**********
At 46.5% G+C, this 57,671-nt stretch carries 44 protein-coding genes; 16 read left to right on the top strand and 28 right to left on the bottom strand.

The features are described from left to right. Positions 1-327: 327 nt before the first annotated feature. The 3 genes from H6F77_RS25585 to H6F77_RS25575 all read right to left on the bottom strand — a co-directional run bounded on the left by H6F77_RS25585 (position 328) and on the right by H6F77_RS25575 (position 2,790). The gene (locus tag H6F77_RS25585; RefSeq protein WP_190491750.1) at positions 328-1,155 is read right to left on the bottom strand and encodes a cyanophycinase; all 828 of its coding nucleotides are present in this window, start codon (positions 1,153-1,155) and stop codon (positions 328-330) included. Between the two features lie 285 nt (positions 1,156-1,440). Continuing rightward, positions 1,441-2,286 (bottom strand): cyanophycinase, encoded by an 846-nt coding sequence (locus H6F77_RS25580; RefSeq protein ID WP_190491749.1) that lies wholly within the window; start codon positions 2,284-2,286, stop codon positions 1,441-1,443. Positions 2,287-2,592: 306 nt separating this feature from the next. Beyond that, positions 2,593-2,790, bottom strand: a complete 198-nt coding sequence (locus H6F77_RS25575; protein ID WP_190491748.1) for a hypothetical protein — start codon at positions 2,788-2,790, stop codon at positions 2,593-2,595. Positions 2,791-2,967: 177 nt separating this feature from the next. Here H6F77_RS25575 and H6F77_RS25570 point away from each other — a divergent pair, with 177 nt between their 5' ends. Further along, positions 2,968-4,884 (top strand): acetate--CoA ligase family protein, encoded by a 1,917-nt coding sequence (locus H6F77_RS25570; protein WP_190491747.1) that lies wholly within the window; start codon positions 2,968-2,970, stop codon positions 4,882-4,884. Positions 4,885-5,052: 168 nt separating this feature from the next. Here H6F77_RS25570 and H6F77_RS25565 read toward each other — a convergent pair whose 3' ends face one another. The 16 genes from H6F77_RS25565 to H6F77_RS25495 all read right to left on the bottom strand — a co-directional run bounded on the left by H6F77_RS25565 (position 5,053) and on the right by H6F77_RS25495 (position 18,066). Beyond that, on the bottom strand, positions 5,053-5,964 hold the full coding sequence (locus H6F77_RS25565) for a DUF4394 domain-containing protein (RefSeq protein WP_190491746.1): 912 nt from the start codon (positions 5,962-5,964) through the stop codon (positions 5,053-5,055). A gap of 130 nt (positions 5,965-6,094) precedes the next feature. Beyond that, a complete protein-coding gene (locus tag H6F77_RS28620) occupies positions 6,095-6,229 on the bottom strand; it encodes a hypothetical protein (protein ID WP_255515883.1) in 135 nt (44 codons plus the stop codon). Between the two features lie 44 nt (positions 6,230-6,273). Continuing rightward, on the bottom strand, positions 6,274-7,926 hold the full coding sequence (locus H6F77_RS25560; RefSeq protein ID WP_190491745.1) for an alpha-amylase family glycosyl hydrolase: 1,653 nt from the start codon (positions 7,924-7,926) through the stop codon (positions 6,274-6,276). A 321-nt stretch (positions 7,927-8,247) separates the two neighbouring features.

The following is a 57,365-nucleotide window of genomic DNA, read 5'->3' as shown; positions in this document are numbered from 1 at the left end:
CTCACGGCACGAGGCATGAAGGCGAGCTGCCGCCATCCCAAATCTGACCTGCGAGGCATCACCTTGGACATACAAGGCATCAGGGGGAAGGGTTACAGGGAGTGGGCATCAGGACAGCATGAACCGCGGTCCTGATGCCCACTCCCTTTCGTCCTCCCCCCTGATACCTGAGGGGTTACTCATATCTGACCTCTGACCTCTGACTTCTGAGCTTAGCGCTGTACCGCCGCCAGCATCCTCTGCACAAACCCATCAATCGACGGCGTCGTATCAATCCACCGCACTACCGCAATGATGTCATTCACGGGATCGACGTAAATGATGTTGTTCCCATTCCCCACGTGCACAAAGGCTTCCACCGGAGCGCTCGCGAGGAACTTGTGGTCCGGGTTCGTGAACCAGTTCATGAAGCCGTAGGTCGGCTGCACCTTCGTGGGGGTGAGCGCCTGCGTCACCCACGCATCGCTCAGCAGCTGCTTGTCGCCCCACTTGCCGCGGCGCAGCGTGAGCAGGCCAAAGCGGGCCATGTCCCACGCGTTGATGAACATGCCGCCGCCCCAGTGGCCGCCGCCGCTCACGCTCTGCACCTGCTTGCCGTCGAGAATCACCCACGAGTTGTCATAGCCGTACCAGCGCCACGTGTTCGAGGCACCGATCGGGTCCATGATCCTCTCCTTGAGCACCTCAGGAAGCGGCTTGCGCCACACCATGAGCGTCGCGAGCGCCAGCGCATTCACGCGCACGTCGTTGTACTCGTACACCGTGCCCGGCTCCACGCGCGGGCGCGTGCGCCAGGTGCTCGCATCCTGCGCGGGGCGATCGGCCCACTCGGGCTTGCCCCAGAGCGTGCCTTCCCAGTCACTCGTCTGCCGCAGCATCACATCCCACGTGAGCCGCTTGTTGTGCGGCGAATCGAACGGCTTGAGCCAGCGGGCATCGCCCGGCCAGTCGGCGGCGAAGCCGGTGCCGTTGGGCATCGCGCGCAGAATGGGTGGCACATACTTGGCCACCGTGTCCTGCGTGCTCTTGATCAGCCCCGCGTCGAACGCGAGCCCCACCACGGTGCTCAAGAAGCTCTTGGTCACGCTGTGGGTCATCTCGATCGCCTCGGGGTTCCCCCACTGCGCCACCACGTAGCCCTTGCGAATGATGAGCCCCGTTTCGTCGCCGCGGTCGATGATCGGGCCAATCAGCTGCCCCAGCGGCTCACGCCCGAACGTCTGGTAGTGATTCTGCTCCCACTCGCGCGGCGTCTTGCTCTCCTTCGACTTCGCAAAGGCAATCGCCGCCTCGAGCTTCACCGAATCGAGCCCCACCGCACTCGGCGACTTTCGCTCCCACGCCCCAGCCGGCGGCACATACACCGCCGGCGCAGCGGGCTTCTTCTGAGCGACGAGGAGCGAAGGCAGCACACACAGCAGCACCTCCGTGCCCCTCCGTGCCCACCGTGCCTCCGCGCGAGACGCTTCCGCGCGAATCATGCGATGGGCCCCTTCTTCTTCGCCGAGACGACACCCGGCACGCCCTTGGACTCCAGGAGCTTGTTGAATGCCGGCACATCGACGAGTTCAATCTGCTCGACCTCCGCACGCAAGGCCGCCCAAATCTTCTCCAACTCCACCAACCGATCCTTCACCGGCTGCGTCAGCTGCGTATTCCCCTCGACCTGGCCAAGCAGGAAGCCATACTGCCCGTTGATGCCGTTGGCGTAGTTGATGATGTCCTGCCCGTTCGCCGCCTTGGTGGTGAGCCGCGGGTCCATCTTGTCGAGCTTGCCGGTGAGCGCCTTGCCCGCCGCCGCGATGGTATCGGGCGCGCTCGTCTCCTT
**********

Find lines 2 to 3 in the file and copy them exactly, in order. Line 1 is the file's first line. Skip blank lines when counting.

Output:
The features are described from left to right. Positions 1-327: 327 nt before the first annotated feature. The 3 genes from H6F77_RS25585 to H6F77_RS25575 all read right to left on the bottom strand — a co-directional run bounded on the left by H6F77_RS25585 (position 328) and on the right by H6F77_RS25575 (position 2,790). The gene (locus tag H6F77_RS25585; RefSeq protein WP_190491750.1) at positions 328-1,155 is read right to left on the bottom strand and encodes a cyanophycinase; all 828 of its coding nucleotides are present in this window, start codon (positions 1,153-1,155) and stop codon (positions 328-330) included. Between the two features lie 285 nt (positions 1,156-1,440). Continuing rightward, positions 1,441-2,286 (bottom strand): cyanophycinase, encoded by an 846-nt coding sequence (locus H6F77_RS25580; RefSeq protein ID WP_190491749.1) that lies wholly within the window; start codon positions 2,284-2,286, stop codon positions 1,441-1,443. Positions 2,287-2,592: 306 nt separating this feature from the next. Beyond that, positions 2,593-2,790, bottom strand: a complete 198-nt coding sequence (locus H6F77_RS25575; protein ID WP_190491748.1) for a hypothetical protein — start codon at positions 2,788-2,790, stop codon at positions 2,593-2,595. Positions 2,791-2,967: 177 nt separating this feature from the next. Here H6F77_RS25575 and H6F77_RS25570 point away from each other — a divergent pair, with 177 nt between their 5' ends. Further along, positions 2,968-4,884 (top strand): acetate--CoA ligase family protein, encoded by a 1,917-nt coding sequence (locus H6F77_RS25570; protein WP_190491747.1) that lies wholly within the window; start codon positions 2,968-2,970, stop codon positions 4,882-4,884. Positions 4,885-5,052: 168 nt separating this feature from the next. Here H6F77_RS25570 and H6F77_RS25565 read toward each other — a convergent pair whose 3' ends face one another. The 16 genes from H6F77_RS25565 to H6F77_RS25495 all read right to left on the bottom strand — a co-directional run bounded on the left by H6F77_RS25565 (position 5,053) and on the right by H6F77_RS25495 (position 18,066). Beyond that, on the bottom strand, positions 5,053-5,964 hold the full coding sequence (locus H6F77_RS25565) for a DUF4394 domain-containing protein (RefSeq protein WP_190491746.1): 912 nt from the start codon (positions 5,962-5,964) through the stop codon (positions 5,053-5,055). A gap of 130 nt (positions 5,965-6,094) precedes the next feature. Beyond that, a complete protein-coding gene (locus tag H6F77_RS28620) occupies positions 6,095-6,229 on the bottom strand; it encodes a hypothetical protein (protein ID WP_255515883.1) in 135 nt (44 codons plus the stop codon). Between the two features lie 44 nt (positions 6,230-6,273). Continuing rightward, on the bottom strand, positions 6,274-7,926 hold the full coding sequence (locus H6F77_RS25560; RefSeq protein ID WP_190491745.1) for an alpha-amylase family glycosyl hydrolase: 1,653 nt from the start codon (positions 7,924-7,926) through the stop codon (positions 6,274-6,276). A 321-nt stretch (positions 7,927-8,247) separates the two neighbouring features.

The following is a 57,365-nucleotide window of genomic DNA, read 5'->3' as shown; positions in this document are numbered from 1 at the left end: